It's official: a $40 million expansion of Monarto's zoo is going ahead.
Zoos SA this morning announced it would partner with the owner of caravan company Jayco, Gerry Ryan, to develop a luxury resort and glamping facilities under a new name: Monaro Safari Park.
By 2022 visitors will be able to sleep among African animals or stay in luxury hotel rooms, tour the park on open-sided vehicles, and enjoy new experiences including a walk through a 3.5-hectare lemur exhibit.
Zoos SA chief executive officer Elaine Bensted described Mr Ryan as a highly successful business leader with extensive experience in the tourism, hospitality and entertainment industries.
"(This) will position Monarto Safari Park as an international tourism drawcard," Ms Bensted said.
"The addition of accommodation and new experiences will also help us generate more funds to support our critical conservation work and continually improve our facilities at both of our sites (Monarto and Adelaide Zoo)."
"We're staying true to our core business, which is providing our visitors with incredible opportunities to connect with nature, learn about conservation and discover the benefits of getting off the beaten track."
Mr Ryan said the park would be "unsurpassable" by any other safari experience outside Africa.
Constuction will begin in 2020 and create 72 direct jobs, as well as about 150 down the supply chain.
Once operational, the new visitor centre and accommodation will require about 90 staff.
Federal, state and local leaders all welcomed the announcement.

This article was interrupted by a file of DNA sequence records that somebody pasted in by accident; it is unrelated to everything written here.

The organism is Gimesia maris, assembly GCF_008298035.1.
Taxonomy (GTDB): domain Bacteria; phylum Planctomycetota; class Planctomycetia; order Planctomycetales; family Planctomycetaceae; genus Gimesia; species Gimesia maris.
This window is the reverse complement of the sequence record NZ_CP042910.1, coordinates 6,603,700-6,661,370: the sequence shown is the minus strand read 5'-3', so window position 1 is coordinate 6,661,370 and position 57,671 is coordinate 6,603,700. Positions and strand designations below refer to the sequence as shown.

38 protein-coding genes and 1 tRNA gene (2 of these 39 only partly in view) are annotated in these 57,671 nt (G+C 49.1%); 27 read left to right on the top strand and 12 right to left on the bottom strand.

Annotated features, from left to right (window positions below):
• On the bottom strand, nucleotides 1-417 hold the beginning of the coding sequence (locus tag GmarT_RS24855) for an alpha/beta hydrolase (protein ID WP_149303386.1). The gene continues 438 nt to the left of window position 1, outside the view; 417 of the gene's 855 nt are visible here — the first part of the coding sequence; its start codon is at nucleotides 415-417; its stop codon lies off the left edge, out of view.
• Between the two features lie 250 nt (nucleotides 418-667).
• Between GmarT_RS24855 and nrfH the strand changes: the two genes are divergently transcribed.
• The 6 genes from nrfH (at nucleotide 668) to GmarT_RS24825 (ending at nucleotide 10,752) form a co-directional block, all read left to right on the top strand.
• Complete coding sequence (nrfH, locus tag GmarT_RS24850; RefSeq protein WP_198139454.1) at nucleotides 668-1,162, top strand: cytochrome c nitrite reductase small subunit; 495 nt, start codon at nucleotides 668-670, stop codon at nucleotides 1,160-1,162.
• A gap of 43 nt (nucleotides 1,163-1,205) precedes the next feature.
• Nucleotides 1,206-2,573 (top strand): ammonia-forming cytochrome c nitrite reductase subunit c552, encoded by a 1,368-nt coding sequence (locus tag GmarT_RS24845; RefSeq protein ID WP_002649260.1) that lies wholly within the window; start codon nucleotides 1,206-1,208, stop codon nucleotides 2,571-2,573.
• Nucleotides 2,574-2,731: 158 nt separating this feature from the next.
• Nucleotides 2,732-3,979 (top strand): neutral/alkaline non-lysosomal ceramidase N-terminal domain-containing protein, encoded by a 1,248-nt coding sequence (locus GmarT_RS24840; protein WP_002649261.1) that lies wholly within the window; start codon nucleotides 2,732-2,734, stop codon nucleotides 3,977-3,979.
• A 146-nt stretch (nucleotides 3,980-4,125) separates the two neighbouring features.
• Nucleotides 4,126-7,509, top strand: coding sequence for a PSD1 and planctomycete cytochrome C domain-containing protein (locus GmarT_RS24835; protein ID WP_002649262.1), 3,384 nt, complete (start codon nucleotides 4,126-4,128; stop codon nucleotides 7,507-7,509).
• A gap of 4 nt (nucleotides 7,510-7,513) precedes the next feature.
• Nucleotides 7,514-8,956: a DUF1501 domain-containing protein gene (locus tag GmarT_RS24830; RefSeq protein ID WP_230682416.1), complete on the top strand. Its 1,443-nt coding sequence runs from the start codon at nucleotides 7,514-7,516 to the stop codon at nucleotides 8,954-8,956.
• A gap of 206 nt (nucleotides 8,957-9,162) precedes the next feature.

The development, known as Wild Africa, had been on the cards since 2010 and included in a 2015 master plan for the zoo site, and Ms Bensted had suggested an announcement was on its way when she unveiled plans for a new, $16.8 million visitor centre at the zoo in April.
Baby boom at former zoo
The announcement followed a string of animal births at Monarto, including a giraffe calf on Wednesday.
Keeper Matt Brewer said the calf, the third born to mum Kongo, was settling in well with the herd at the safari park's waterhole habitat.
Other giraffes licked her clean after she was born, and even the ostriches came to have a look.
"After a few wobbly attempts the little calf is already up on its feet and getting used to its long legs," Mr Brewer said only hours after the birth.
"We're keeping a close eye on it to ensure it feeds well.
"This precious new calf already has an important role to play in helping raise awareness for the species."
Giraffe numbers have fallen to around 70,000 in the wild due to habitat loss, poaching and civil unrest in the parts of Africa to which they are native.
Park staff have also been monitoring four young Tasmanian devils, who had their first visit to the vet this week.
The three girls and their brother were weighed and microchipped and had their teeth, paws and health checked.
Keeper Simon Dower said the six-month-old siblings had recently begun venturing out of their den, riding on mum Thumbelina's back.
Despite their age, each devil still weighs less than a kilogram - they were the size of a single grain of rice at birth.
The wild Tasmanian devil population has been devastated by a facial tumour disease in recent years, and Mr Dower said the park's breeding program was important to maintaining genetic diversity.
"We're proud to be a part of such a highly effective breeding program which has seen devils bred at Monarto successfully reintroduced into the wild," he said.
"We work by a saying that 'our quality of work is our animals' quality of life' and we do everything in our power to make sure the outcomes of our work are best for all animals, both in captivity and in the wild."
The safari park had already announced the birth of a baby chimpanzee and a zebra foal this month.